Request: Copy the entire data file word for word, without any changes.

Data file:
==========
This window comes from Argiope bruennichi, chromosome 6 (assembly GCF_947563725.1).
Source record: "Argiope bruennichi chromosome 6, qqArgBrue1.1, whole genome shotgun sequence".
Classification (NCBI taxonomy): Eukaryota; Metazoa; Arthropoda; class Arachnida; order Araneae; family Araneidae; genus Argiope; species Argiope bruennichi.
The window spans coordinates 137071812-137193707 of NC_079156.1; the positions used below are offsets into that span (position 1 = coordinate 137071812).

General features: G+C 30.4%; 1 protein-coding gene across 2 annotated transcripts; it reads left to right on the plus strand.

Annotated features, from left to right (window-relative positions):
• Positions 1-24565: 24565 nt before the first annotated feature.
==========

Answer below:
This window comes from Argiope bruennichi, chromosome 6 (assembly GCF_947563725.1).
Source record: "Argiope bruennichi chromosome 6, qqArgBrue1.1, whole genome shotgun sequence".
Classification (NCBI taxonomy): Eukaryota; Metazoa; Arthropoda; class Arachnida; order Araneae; family Araneidae; genus Argiope; species Argiope bruennichi.
The window spans coordinates 137071812-137193707 of NC_079156.1; the positions used below are offsets into that span (position 1 = coordinate 137071812).

General features: G+C 30.4%; 1 protein-coding gene across 2 annotated transcripts; it reads left to right on the plus strand.

Annotated features, from left to right (window-relative positions):
• Positions 1-24565: 24565 nt before the first annotated feature.